We use Gitlab for version control. Each developer starts his/her own Gitlab project branch when modifying or adding Paddy modules, and this branch is only merged in the master branch after modifications have been reviewed and approved by other developers who have been assigned as reviewers. Before sending a merge request, we test all changes with a simulator I run on my Linux machine. We can simulate the interactions between Paddy and MoA-INFO users with a bi-directional interactive communication with a virtual terminal connection. If everything works as expected, changes are ready to be pushed to the remote Paddy repository and a merge request can be formulated.

Putting Paddy through its paces on Linux

Wanjiku Macharia, Software Developer

I have designed a scheduler to send invitation messages to users using the MoA-INFO platform. The scheduler is designed so that the information farmers receive is optimized to their activities at that point in the season. 

We now have over 150 topics on the Paddy platform, so it is important to make sure that each user receives the most important information at the right time. In order to ensure that our information is relevant and timely, we consider each user’s crop choice, the cropping calendar from our agronomists, and the information we have on the user’s planting dates (some users provide us the exact date; when we do not have that information, we use averages for their area), and associate this information with their unique phone number.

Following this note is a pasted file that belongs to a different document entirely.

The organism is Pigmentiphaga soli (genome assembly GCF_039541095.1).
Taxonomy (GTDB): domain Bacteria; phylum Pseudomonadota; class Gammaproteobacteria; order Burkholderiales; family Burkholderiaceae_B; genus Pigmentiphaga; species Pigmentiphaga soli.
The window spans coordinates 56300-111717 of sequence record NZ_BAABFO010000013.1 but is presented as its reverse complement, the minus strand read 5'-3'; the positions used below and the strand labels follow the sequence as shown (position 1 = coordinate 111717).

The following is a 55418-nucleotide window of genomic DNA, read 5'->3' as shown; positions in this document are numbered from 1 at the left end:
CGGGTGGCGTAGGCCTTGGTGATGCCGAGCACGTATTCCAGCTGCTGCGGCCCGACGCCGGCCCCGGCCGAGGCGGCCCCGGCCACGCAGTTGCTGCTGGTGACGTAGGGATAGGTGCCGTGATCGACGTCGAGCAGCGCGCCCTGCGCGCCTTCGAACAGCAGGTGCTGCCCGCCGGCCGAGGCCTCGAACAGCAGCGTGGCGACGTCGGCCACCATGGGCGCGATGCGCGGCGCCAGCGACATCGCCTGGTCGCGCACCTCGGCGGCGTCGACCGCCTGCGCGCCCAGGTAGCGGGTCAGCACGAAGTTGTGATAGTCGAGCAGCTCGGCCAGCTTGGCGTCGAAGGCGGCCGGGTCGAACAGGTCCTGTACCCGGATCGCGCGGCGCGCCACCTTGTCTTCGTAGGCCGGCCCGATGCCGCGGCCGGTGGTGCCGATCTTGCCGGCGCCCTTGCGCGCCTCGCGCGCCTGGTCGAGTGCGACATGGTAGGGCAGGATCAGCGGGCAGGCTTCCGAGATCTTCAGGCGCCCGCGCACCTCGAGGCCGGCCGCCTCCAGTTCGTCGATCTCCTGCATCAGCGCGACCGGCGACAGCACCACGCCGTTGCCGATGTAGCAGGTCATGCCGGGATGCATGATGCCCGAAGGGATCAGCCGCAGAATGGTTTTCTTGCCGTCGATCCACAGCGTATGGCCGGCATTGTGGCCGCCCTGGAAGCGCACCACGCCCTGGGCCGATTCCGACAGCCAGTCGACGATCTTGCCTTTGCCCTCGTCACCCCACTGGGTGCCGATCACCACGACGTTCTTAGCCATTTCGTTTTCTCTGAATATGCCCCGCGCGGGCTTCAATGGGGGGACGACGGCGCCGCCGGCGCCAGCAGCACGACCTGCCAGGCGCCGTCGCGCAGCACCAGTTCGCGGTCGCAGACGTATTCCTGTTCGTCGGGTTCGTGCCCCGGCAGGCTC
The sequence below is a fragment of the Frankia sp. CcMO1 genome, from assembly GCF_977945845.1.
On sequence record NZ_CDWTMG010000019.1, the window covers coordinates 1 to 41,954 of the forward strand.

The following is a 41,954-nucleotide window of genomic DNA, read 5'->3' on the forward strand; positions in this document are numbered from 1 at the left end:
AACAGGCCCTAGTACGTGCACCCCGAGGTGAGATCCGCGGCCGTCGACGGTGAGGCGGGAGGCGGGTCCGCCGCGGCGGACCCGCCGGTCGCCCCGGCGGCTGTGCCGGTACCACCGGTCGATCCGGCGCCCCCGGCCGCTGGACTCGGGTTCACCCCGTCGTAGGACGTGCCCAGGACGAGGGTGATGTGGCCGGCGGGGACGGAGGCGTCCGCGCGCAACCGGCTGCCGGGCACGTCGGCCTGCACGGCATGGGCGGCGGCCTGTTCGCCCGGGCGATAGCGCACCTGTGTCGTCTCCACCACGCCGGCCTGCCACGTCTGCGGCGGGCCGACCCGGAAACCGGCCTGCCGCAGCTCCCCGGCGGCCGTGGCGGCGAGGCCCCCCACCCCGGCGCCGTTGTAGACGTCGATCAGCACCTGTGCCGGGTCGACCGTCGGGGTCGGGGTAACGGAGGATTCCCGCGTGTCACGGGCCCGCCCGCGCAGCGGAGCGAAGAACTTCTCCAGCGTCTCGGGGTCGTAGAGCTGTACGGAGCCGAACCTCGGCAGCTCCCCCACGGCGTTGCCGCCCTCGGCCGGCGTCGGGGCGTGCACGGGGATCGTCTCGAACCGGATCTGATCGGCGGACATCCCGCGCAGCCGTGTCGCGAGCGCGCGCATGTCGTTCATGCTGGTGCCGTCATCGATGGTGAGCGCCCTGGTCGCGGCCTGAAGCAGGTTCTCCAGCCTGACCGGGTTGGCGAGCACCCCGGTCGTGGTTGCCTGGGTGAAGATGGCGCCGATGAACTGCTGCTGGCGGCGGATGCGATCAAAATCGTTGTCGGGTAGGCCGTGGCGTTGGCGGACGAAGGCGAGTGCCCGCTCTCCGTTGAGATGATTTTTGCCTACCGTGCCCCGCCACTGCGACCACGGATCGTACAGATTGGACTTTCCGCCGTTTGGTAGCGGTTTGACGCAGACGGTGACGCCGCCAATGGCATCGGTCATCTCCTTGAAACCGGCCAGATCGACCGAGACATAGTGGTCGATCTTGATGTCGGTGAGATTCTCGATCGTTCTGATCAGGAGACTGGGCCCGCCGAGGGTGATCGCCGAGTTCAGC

The scheduler is updated each week to ensure that users who have changed their crop choices, who have updated their planting dates, or who have opted out of a cropping series have these preferences and additional information accounted for. Sends from the scheduler are made automatically on Tuesdays and Fridays at a time of day when users are most likely to be responsive.

A Tsunami of decision support

The screengrab above captures the scheduler as it pushes content to – and services follow up messages from – Kenyan farmers. Over the first 45 minutes, 67,500 invitation messages are pushed to farmers (blue bars). Incoming messages are captured (red bars) as farmers reply and engage with the content. 

Sidney Muchule, Research Associate

For the short rains season of 2020, I am conducting a number of A/B tests to increase our understanding of engagement on the platform. In an effort to provide more – and more relevant – information to our users, we have gradually increased crop offerings. While it is easy to assume that this will have a positive effect on levels of engagement, it is important to better understand the value of such efforts. 

To achieve this, we will conduct A/B tests that center around common behavioral science concepts such as choice set design (decision-making based on how options are presented),  time inconsistency (hyperbolic discounting and procrastination) and prospect theory. I will also look at how some demographic characteristics we have collected may influence interaction on the platform.